The main Point is not to keep your stomach “hungry”. For that, eating meat, fish, fat, fiber-rich vegetable, seaweed, nuts, dairy product in dispersed ways will do. (Reduce the time you feel hungry. If possible, eat just before you get hungry when your hunger is about 80 to 90%)

  The point of losing weight is not getting the nutritional balance but rather keeping a lot of “undigested food” in small intestine.
  There are 2 possible ways to do this.

 (1) The way to actually improve your meal

  • Reduce carbohydrate (rice, bread, potato etc.) by 1/2 to1/3.
  • Take low G.I. carbohydrates such as brown rice, whole-grain bread, cold rice (starch will be difficult to digest once cooled down) and Ar dente past.
  • Increase the amount of fat such as oil.
  • Increase the amount of fiber-rich vegetable and seaweed.
  • Eat more meat, fish, diary product and nuts.(For fish, it’s better to take fatty fish like mackerel and sardine rather than white fish)
  • If you feel hungry between meals, you can eat something.
  • Of course, you can combine with aerobic exercise but make sure to eat first

  The problem here is that it’s difficult to continue because it takes time to prepare and to eat and the cost is expensive.

Regarding fat

  “Fat” is the source of our energy, but is the cause of gaining weight at the same time. I think it’s a food that has dieting effects if we take it in a correct way.
  Fat is regarded as the cause of “gaining weight” because it has “high nutrition density”. However, high nutrition density food takes more time to digest, so if you take it from time to time, you can lose weight. It is true that if someone who is usually starving takes fat, he may gain weight, but the difference is how we eat it and not the amount of calories.
【related article】→3 perspectives regarding dietary fat

 (2) Slow down the digestive enzymes

  For those who seem to digest food quickly and who experience hunger, the (1) method may not be the effective way. There may be people who gain weight by increasing calories.

  In a similar case, by taking enzymes or medication that slows the digestive process, it is thought to have the same effect. I think it could be a proper way (cost-effective too) to treat obesity. (However I am not aware there is such a medicine or treatment yet. This is just a theory for now.) However supplement reducing absorption medication may be temporary and meaningless.
  By lowering “digestive ability” so that undigested food would stay longer in intestines, I believe you can get the same effect as the (1) method. This is a quite natural way for the same reason as “there are those who stay thin even if they eat”.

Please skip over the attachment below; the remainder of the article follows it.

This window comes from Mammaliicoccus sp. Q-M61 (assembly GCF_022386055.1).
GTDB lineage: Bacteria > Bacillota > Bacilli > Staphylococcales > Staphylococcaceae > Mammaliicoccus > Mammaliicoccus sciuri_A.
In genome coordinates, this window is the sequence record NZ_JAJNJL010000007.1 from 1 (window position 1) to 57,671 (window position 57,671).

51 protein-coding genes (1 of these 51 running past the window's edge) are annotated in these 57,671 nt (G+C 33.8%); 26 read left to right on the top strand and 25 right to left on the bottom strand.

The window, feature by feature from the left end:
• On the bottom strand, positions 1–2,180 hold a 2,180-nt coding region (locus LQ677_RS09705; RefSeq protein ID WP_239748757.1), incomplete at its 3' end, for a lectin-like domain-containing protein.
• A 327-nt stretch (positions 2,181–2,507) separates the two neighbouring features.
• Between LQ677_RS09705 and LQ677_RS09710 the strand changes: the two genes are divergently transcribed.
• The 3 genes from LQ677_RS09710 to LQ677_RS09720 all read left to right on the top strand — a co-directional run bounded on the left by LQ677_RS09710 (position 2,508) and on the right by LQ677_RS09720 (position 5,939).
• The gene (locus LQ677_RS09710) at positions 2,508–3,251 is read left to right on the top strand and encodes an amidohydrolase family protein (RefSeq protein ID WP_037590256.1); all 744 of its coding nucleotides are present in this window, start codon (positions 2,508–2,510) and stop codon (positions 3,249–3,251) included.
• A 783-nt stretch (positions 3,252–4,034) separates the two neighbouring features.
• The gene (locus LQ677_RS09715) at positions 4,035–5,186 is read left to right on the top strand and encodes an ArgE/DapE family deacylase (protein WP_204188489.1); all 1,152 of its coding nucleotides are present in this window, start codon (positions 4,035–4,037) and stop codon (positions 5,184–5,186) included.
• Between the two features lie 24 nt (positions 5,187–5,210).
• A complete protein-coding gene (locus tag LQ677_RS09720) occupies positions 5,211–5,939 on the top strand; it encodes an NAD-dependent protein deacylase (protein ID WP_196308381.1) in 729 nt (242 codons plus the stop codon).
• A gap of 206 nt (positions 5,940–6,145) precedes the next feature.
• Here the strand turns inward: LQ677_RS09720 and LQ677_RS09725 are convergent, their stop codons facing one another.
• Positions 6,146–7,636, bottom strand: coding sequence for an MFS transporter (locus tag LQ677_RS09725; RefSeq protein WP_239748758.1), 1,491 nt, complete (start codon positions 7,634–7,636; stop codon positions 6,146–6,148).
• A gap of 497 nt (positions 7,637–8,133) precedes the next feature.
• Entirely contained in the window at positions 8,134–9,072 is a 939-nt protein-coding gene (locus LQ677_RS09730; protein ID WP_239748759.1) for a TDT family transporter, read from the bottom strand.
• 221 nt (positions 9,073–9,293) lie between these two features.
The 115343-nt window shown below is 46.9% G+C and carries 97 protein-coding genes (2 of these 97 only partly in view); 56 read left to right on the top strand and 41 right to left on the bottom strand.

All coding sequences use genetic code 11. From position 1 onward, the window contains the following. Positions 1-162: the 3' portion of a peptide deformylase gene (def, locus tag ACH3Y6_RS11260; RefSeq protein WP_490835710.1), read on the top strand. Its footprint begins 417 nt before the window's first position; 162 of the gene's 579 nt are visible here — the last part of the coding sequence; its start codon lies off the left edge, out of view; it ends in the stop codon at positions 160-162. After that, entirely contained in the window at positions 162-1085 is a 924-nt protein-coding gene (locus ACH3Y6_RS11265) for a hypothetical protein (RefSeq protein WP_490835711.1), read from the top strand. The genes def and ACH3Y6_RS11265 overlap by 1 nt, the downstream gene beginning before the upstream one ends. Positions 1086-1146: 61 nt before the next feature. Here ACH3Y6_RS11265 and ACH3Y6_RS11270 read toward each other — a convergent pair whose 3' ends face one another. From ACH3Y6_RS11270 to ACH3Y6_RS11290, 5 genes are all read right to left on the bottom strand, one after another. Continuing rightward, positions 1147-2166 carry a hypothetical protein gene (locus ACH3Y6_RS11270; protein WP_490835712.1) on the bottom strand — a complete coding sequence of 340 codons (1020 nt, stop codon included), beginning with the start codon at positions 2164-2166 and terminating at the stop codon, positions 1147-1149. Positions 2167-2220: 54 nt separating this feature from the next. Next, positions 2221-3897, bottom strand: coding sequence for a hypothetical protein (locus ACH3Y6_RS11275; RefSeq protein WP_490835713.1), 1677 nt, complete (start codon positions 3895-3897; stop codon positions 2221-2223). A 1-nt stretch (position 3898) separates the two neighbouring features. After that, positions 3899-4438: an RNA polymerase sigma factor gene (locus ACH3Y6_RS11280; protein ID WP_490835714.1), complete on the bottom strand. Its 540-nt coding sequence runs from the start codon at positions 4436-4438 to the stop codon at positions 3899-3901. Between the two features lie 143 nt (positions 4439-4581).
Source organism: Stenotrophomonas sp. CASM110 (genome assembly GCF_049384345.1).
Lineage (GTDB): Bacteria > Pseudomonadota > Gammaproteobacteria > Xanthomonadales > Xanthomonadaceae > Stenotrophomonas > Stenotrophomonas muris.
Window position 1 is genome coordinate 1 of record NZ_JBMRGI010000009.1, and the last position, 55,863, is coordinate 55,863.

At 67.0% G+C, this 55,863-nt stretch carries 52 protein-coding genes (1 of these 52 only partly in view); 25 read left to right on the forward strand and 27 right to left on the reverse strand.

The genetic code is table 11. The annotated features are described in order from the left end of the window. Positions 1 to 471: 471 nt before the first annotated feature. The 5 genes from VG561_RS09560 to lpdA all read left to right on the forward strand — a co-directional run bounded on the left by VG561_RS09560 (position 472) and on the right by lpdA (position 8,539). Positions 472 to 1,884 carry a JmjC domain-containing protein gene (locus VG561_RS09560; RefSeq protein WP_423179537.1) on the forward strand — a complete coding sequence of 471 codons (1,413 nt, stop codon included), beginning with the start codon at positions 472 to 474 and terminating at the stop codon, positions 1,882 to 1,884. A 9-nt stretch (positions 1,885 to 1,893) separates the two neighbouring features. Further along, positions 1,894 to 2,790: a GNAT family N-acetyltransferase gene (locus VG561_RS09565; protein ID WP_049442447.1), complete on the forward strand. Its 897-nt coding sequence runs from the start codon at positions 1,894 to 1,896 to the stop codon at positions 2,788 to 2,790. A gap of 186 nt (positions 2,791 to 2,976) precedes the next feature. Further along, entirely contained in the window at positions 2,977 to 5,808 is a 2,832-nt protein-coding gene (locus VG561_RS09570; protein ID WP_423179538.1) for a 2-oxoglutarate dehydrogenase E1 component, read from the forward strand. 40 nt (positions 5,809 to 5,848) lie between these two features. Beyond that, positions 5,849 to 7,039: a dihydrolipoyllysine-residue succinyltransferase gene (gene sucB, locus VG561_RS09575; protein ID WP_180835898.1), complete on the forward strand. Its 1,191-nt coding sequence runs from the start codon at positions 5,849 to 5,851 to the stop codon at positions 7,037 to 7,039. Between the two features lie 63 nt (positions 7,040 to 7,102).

4. Eaten calorie amount and consumed calories don’t have to be equal

  For those who reduce calories to lose weight, intake calories may increase. So it might sound weird that you will lose weight by eating more.
  However, reducing calorie intake is not the final point. In short terms, it is necessary to reduce carbs and calories in order to lose weight. But to lose weight in long terms, it is important to lower the Base Weight (the set point) by keeping indigestible food in the intestines and changing to a body that won’t store fat. (this is 2-step way)
  Of course, the energy intake and output should be equal. It must be. However, what should be equal are “absorbed energy” and consumed energy and not the amount of calorie index of what you eat.
  It is said that calorie index is calculated based on “combustion heat” but the chemical reaction inside the body must be much more complex. Those who gain weight with a small amount of food should be gaining more energy than the calorie index and those who won’t gain weight (including me) gain less amounts of calories than the calorie index.
  In Japan, there are various ways of dieting by eating and many people have their own interpretation of “losing weight by eating”.

  • Metabolism improved by eating. (Heat generation effect)
  • Eating low calorie foods a lot resulted in reducing total calorie / carb.
  • Some components of some foods dissolved body fat.

  However, I bet none of these are true since “why we gain weight” is not recognized correctly and calorie /carbohydrates over intake is currently regarded as the main cause of obesity.


  Losing weight is a 2-step process. This is because, as I’ve mentioned several times, gaining weight has 2 steps and it’s the same structure.


What is it to “gain weight by starvation status”?

I’m going to explain the core part of this blog.
Some of you might think it’s different from what you expected, but I’m writing what I actually experienced. I was so thin that my weight was less than 40kg so I was able to clearly understand why I gained weight so rapidly (around 5 kg in a few days).

1. Hunger in Africa and hunger in the modern era

  The idea of storing fat in the body as a “reserve” for starvation is something that every researcher thinks once. However, it is said that this theory is an idea denied by many researchers in history. This is because many obese people often eat more and African refugees are thin and malnourished.
Some may say “If starvation makes us fat, African refugee should be obese...”

  However, please understand that this is a true state of starvation (malnutrition) in which the people can’t eat even if they want to and I’m stating that it is different from “intestinal starvation”.
  African refugees can’t eat digestible foods and by being malnutrition, their digestive ability decreased. On the other hand, in developed countries we can take high-quality nutrition and digestible European food. Therefore, if we focus inside the intestines, we are more prone to be in an intestinal starvation status.